Regarding Obama's preparations for four more years, the current excuse for liberalism has got a bit of "leftsplaining" to do.
Obummer's weak liberalism is responsible for far-reaching cuts to state funded agencies, including science. Lay-offs from state-funded laboratories are not uncommon, and by now you should know that funding for science and (and in) education is one of the single largest catalysts for jobs and general increase in economic activity that is relevant to everyone's immediate quality of life. A quick look at the 2013 U.S. federal budget submitted to Congress earlier this year specifies an immediate cut of 7.8 percent to domestic programs and two percent to Medicare, "including cuts of up to 11 percent to science research and development agencies such as the National Institutes of Health, NASA and the U. S. National Laboratories run by the Department of Energy. It is anticipated that this could cause federal grant acceptance levels to fall into the single digits."
There are many accounts that paint an optimistic picture of Obama's second term budget, but their figures are generally from proposed budgets, which are rather different from the one submitted to Congress—it's likely nothing more than a wash. It's definitely not the kind of investment plan in R & D for science that will be required to overcome the U.S.'s infrastructural deficiencies—it's a pittance.
As was well displayed at the Democratic National Convention, the Democratic Party is a party of celebrity, more focused on projecting an image than cultivating party discipline across its ranks. It distracted the audience with an ultimately conservative "good old days" approach, hence Clinton's heavy presence, and attempted to reify the symbolism of 2008. Of course, the Republican theatrics were hilariously out-of-touch, but ultimately they have more party discipline than Democrats, hence their ability to nearly wipe out public sector collective bargaining across the states in 2010, put the functioning of the federal government in jeopardy more than once, and basically neuter plenty of Obama's legislation. Obama will definitely win this election, but the result won't change the situation that he and the Democratic Party find themselves in—the inability to effectively govern the country with a solid consolidation and streamlining of party-state power.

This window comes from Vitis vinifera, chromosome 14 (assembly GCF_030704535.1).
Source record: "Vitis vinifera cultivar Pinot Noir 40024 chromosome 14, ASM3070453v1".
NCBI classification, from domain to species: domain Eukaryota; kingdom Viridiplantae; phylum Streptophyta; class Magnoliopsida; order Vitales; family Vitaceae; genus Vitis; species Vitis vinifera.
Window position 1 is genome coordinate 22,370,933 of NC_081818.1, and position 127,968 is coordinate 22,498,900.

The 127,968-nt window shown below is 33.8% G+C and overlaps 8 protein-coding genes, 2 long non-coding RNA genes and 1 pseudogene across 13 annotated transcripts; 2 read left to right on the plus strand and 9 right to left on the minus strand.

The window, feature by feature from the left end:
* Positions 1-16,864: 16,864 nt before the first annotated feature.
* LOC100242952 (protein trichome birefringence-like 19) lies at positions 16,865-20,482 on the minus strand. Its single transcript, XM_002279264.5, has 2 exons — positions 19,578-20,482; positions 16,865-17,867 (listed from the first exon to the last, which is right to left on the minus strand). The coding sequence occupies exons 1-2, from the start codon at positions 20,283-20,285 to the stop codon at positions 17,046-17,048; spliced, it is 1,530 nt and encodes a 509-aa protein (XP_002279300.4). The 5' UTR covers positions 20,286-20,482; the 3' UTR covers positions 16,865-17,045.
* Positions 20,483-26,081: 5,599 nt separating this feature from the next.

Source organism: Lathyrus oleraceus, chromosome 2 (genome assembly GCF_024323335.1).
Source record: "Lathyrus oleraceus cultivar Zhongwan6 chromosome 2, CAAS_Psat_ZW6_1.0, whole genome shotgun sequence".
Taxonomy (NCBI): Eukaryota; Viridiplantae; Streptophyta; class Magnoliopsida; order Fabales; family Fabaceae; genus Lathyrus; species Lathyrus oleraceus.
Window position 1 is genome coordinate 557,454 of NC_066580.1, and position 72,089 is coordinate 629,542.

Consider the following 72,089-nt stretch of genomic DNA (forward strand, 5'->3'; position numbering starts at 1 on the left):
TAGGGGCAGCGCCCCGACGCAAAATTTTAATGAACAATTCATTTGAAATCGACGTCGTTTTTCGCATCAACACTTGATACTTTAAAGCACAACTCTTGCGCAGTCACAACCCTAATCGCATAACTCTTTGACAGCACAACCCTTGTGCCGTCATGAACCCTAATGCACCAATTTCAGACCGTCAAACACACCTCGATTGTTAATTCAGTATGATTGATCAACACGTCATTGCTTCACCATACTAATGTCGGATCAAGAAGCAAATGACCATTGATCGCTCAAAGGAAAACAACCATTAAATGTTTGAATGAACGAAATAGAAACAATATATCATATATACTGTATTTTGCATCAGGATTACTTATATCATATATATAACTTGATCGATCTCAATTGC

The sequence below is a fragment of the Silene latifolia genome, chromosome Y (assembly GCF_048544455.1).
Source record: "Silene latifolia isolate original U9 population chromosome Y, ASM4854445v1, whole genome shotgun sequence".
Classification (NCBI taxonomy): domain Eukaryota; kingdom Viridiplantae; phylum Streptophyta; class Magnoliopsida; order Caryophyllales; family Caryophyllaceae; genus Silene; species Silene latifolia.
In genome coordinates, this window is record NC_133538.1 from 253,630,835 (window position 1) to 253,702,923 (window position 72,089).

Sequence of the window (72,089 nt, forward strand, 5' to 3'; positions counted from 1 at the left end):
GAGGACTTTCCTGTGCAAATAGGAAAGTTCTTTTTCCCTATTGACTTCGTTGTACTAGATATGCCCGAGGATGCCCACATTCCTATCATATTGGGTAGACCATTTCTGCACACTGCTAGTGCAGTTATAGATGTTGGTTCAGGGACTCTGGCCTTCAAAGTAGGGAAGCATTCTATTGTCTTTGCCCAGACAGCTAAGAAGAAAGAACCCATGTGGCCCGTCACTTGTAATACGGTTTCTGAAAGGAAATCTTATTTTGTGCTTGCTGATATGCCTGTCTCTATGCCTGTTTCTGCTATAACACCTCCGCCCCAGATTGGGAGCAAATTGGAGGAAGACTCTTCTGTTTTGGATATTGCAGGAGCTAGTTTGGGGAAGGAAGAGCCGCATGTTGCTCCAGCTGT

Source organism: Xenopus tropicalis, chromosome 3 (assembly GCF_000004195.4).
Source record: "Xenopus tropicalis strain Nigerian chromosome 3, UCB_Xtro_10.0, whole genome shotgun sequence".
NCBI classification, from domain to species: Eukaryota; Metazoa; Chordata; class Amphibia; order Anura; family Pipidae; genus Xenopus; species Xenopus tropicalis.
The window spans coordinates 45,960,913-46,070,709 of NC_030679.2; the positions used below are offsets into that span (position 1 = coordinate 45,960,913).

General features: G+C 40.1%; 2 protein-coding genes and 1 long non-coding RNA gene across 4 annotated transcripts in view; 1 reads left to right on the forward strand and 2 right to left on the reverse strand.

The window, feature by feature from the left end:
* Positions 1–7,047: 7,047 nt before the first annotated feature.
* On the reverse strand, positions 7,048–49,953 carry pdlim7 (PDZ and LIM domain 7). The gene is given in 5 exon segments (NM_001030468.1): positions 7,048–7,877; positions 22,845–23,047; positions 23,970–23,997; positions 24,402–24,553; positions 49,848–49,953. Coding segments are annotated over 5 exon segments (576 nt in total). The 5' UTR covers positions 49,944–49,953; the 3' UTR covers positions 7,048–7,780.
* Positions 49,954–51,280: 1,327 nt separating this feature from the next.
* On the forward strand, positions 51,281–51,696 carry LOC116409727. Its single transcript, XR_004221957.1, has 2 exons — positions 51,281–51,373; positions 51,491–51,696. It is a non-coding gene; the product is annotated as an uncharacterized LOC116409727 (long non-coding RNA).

As far as liberalism goes, we have seen its true colors in a few recent events. Notably, there was the capitulation to ultimately right-wing demands with their silence during the Chicago teacher's union strike, not to mention Obama's old buddy Rahm Emanuel actively trying to gut the teachers and education workers. And of course, nobody can resist the expansion of and reliance on empire and hyperpower, through the aided destruction of modern Libya and mounting drone deaths from oppression in Pakistan and Yemen.
The liberals in the Democratic Party are opportunists, careerists and ladder-climbers, while the conservatives are in fact class warriors for the ruling class. And as this election year has shown, there is a rejection of the ideology of the ruling class, considering the widespread rejection of Romney's rhetoric. But instead of acting on the victory of middle-class zeal, the Democrats fail to seize the zeitgeist of our time that inspires so many to reject Romney—the spirit that says capitalists shouldn't have unchecked power and influence—and fail to transform it into newly inspired class-oriented politics that could elevate their party and the people they supposedly represent into power. They fail us all because of the ironically suicidal addiction, obsession and reliance on military overkill that makes casualties out of real-world priorities like science and education—and invalidate our democracy by revealing to a sick extent how limited and cynical the interests of the system really are.
— Wiley Robinson is a senior in ecology and evolutionary biology. He can be reached at email@example.com. Quotations taken from U.S. 2013 federal budget analysis on Wikipedia.